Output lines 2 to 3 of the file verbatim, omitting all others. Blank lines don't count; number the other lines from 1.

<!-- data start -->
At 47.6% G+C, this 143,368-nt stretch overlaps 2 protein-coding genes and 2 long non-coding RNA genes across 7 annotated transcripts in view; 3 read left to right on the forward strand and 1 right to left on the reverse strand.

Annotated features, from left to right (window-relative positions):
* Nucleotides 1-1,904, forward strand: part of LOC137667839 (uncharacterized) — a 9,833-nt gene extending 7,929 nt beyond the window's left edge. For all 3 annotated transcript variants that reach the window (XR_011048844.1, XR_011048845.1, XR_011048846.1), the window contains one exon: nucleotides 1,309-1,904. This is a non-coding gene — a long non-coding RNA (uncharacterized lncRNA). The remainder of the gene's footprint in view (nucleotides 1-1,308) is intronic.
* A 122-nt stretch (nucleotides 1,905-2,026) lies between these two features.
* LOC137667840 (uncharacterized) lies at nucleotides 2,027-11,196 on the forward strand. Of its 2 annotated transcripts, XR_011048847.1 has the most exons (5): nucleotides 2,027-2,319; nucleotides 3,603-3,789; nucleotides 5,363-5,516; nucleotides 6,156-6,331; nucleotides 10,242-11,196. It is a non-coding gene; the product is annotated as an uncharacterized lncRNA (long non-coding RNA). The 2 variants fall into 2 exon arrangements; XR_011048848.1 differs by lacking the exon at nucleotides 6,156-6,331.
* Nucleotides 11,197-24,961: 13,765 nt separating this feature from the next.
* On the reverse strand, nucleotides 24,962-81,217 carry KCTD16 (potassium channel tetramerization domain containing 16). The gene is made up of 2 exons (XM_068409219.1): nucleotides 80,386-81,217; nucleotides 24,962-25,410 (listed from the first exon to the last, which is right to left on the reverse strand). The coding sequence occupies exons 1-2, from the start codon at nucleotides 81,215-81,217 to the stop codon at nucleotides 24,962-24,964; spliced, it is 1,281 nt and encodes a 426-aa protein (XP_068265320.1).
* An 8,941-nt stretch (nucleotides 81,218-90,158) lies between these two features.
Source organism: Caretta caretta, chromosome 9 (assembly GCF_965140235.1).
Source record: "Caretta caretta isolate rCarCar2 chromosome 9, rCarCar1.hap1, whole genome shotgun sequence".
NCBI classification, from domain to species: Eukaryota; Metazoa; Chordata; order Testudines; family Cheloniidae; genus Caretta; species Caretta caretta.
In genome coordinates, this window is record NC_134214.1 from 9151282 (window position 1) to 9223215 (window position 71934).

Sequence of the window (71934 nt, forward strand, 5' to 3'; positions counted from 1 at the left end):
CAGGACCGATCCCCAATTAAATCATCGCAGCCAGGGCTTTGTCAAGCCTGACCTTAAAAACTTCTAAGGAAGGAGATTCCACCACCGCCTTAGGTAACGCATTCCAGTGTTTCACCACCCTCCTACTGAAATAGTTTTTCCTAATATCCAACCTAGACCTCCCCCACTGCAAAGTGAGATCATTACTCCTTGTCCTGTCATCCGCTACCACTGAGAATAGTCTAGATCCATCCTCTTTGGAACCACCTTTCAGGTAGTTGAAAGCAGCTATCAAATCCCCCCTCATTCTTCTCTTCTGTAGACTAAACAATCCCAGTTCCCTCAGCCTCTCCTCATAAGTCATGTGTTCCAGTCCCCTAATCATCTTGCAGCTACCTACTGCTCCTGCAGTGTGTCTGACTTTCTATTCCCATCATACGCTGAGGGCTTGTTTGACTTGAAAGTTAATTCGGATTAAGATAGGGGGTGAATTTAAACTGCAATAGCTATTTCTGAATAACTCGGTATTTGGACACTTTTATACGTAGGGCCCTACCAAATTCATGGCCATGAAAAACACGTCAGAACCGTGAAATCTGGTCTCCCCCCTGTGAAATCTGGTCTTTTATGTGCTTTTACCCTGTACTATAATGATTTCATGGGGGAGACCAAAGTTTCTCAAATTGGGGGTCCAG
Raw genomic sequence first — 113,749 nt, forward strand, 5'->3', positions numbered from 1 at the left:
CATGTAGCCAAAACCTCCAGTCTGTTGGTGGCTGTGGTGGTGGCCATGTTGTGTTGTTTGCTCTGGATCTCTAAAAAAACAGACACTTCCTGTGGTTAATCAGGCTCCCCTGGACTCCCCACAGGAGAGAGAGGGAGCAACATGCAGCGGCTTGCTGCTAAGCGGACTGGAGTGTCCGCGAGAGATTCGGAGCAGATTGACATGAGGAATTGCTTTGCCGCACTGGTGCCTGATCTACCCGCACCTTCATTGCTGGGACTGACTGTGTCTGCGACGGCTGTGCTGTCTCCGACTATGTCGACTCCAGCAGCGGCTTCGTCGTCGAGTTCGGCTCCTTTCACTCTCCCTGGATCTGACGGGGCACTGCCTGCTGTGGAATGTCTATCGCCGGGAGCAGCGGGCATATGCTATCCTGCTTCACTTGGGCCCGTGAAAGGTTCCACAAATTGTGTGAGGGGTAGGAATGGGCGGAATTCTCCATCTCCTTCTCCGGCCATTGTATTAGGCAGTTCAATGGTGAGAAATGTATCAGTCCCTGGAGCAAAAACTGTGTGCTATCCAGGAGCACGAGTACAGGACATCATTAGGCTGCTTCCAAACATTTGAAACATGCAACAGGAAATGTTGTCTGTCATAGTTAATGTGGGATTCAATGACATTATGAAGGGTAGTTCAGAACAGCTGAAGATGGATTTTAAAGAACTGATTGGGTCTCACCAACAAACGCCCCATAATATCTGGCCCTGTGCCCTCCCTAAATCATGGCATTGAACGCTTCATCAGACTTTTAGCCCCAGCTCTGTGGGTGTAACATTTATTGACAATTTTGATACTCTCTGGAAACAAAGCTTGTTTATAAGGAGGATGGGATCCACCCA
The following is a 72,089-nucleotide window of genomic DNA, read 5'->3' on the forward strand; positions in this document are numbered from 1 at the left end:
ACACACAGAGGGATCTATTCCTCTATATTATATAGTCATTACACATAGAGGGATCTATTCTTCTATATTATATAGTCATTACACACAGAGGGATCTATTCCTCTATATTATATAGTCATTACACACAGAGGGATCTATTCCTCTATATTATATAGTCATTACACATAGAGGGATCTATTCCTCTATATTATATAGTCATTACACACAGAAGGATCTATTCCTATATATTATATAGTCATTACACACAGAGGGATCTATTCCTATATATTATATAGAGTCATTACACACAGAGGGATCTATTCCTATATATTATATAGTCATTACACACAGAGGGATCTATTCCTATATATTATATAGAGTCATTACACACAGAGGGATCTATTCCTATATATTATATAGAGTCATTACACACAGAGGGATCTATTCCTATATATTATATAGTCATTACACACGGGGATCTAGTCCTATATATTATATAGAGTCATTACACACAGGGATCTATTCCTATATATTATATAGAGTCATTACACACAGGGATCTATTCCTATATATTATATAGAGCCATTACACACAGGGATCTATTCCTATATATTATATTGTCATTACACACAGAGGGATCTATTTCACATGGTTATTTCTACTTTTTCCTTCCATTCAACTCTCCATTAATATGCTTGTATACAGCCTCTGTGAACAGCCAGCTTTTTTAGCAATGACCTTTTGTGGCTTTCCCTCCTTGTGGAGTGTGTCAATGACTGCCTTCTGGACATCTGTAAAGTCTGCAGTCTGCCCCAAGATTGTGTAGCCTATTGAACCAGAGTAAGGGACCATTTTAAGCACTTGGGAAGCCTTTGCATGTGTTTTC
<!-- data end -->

Annotated features, from left to right (window-relative positions):
* Nucleotides 1-1,904, forward strand: part of LOC137667839 (uncharacterized) — a 9,833-nt gene extending 7,929 nt beyond the window's left edge. For all 3 annotated transcript variants that reach the window (XR_011048844.1, XR_011048845.1, XR_011048846.1), the window contains one exon: nucleotides 1,309-1,904. This is a non-coding gene — a long non-coding RNA (uncharacterized lncRNA). The remainder of the gene's footprint in view (nucleotides 1-1,308) is intronic.